Baby Boomers finally elect one of their own

DAN RODRICKS

November 05, 1992|By DAN RODRICKS

It must be the weight of the national debt and the latest figures on the budget deficit -- all those charts and graphs Pappy Perot pulled out on national television -- that prohibits grandiose reaction to Bill Clinton's election. So let's keep this sober, and lay off the purple stuff.

That's the way voters want it. We don't want to be fooled anymore. We want to get down to business. And so we went for change. We elected a couple of serious, bright young men to be president and vice president. And not just any old young men -- Baby Boomers.

Clinton is the first Boomer president. His vice president is a Boomer, too. Fellow Boomers, they are us!

Actually, Bill Clinton and Al Gore are not like all of us -- not like my red-eyed college roommates, not like Ben & Jerry, not even like Wally and the Beave. They are more like the student council president and vice president from Hubba Bubba High, so earnest it almost makes you sick.

I take the election of Clinton-Gore as a genuine sign of maturity for a generation that doesn't quite trust itself. Come January, we will no longer have a kindly, old father figure in the White House. This is full-metal adulthood.

For sure, Baby Boomers have been "adults" for years, roaming through the real world, "finding ourselves," establishing careers, living, working, making babies, buying houses, buying cars, doing that American thing. Some Baby Boomers are approaching middle-age. They have been feeling the Big Chill.

But Tuesday was a big day for us. To borrow a phrase at the risk of conjuring up Camelot and getting grandiose, a torch has been passed to a new generation.

Of course, more than half of all voters, assumedly many of them Baby Boomers, opted to go with older men, George Bush and Ross Perot.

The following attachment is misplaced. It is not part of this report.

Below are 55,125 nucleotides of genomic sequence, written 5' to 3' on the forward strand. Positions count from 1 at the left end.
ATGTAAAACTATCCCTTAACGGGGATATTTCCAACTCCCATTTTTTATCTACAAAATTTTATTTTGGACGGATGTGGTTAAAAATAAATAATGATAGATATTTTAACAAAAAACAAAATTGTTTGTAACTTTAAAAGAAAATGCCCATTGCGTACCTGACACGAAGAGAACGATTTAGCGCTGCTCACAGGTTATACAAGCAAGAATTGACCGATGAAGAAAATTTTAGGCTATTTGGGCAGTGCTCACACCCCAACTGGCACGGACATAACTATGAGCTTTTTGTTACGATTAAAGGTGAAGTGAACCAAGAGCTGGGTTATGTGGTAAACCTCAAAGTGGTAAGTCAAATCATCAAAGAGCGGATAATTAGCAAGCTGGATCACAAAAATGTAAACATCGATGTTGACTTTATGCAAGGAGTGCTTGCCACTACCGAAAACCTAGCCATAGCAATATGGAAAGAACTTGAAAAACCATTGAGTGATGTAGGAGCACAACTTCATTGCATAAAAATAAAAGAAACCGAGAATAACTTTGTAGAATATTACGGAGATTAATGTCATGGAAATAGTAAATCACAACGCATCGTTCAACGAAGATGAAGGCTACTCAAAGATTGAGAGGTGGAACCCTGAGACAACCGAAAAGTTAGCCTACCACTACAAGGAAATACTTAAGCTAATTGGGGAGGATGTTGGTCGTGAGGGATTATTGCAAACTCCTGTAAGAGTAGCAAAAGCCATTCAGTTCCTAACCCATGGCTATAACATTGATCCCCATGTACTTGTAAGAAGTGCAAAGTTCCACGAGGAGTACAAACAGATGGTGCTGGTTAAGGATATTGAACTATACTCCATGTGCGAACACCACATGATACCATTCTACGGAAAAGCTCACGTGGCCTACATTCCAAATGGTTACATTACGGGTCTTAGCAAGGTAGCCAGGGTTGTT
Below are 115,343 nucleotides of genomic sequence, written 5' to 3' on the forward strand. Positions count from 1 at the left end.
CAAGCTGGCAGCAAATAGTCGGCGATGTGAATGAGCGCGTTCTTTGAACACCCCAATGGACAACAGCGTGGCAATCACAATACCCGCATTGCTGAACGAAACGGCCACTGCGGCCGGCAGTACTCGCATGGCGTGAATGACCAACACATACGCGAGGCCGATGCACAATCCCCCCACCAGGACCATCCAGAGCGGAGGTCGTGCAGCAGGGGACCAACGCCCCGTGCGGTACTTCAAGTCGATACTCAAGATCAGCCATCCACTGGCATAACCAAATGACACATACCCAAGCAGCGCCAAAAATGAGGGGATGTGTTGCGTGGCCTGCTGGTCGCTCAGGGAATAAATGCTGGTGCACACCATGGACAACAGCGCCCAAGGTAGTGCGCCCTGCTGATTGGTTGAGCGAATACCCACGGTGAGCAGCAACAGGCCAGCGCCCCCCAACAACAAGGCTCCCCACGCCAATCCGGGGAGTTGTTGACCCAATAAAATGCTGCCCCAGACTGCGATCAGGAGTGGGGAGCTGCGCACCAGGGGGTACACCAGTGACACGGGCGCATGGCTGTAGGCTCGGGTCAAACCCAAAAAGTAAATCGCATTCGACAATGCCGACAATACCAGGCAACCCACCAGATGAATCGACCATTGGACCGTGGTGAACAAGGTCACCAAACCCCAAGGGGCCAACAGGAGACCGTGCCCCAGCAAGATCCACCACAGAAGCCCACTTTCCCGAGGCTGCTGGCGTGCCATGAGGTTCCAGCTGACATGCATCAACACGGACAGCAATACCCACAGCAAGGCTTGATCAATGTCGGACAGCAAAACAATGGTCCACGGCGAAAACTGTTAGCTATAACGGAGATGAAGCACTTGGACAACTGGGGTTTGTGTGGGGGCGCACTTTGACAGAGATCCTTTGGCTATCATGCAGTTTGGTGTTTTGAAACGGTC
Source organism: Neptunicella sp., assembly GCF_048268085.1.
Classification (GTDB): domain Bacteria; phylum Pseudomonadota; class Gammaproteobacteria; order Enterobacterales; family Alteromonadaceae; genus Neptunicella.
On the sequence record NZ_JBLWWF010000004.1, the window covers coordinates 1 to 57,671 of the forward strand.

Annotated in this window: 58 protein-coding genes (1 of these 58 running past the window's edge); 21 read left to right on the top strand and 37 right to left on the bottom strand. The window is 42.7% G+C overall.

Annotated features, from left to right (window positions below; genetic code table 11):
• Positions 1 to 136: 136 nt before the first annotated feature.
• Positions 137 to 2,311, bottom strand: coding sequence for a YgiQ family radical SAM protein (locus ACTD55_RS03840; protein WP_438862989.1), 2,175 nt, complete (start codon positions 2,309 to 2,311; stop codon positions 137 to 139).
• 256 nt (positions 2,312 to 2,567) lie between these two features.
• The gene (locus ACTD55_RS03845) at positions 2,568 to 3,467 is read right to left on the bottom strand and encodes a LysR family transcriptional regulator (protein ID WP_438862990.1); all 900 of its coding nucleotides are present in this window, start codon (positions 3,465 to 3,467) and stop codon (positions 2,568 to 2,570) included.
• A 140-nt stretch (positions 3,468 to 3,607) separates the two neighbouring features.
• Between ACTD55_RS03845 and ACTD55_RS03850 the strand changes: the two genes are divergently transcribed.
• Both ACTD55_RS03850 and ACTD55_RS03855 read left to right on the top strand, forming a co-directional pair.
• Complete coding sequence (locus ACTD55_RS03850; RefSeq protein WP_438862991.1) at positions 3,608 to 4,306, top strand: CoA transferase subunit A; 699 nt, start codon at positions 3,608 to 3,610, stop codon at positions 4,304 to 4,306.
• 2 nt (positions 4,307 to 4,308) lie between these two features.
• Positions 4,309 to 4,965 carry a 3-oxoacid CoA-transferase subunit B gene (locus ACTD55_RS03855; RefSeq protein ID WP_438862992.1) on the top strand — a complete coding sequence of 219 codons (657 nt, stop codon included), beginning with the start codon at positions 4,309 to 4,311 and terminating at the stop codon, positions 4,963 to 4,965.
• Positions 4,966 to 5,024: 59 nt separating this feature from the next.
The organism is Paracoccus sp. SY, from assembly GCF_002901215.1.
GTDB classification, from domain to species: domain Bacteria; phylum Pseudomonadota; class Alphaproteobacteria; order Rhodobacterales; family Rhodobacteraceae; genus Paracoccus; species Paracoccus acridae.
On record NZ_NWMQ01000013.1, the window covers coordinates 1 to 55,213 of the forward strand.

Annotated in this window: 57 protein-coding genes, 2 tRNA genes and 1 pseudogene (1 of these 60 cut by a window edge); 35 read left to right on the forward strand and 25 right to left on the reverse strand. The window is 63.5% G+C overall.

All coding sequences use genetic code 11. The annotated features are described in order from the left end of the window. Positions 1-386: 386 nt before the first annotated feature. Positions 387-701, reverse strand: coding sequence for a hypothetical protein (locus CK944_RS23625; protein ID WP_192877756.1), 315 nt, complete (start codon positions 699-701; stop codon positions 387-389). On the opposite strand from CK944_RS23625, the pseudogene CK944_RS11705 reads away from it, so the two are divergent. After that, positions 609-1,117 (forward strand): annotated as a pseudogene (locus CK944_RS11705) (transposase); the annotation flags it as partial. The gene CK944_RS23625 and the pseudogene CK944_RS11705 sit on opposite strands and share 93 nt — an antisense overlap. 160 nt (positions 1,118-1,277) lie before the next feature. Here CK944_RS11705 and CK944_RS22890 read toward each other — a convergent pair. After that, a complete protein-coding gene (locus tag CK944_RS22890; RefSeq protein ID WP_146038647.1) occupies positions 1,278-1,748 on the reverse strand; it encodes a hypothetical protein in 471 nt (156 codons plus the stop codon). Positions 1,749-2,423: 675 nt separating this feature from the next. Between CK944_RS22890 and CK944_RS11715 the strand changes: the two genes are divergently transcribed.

But Clinton is the Man, and his age -- 46 -- puts him just inside the age parameter for Baby Boomers.

If you were born between 1946 and 1964, you are considered a Boomer, a member of the largest generation in the nation's history, the sons and daughters of men and women who survived the Depression and World War II and built the urban-suburban America we know today. If you are in that age group and voted for Clinton, congratulations. You have cracked the psychological dependence of voting for Dad for president. The timing for this seems about right.

Our parents gave so much. Their president was Franklin Delano Roosevelt; with him as their leader, they saved the country and the world. They came out of the war and defined a new America. And now the Baby Boom generation stands to inherit a fabulous heritage -- financial, political and cultural.

But it's all threatened by the nation's debts and domestic disorder. Our inheritance includes huge bills. Ronald Reagan, the ultimate father figure, gave the nation a giant keg party. "We wanted him to fool us," a pundit said. The nation woke up with a multitrillion-dollar hangover, and it's our generation -- not Reagan's -- that will be expected to foot the bill.

And it will be our kids who foot the bill if we don't.

The American people know this. George Bush was correct when he said America was not "coming apart at the seams." But people know something is wrong. Too much debt. Too much crime. Too much racial division. Too many social problems. Too many environmental hazards. Not enough future-thinking economic policy. Not enough jobs.

We picked a new president because George Bush was out of touch with a sober America that knew the party was over.

Now we turn to Bill Clinton to clean up the mess.

"Can you trust him?" Bush asked throughout the campaign, which was a way of saying this young, ambitious, intelligent, good-looking guy from Little Rock was a Baby Boomer, a member of that sorry pack of old hippies who had protested the Vietnam War, smoked dope, fried its brains on rock music, slept around during the Sexual Revolution, questioned authority and shown general scorn for capitalist democracy. Bush was reaching out to older voters, telling them they couldn't trust a draft-dodger, and he was reaching out to Baby Boomers, warning them not to elect one of their own.

But we did it, anyway. It was a big step. It was about time.

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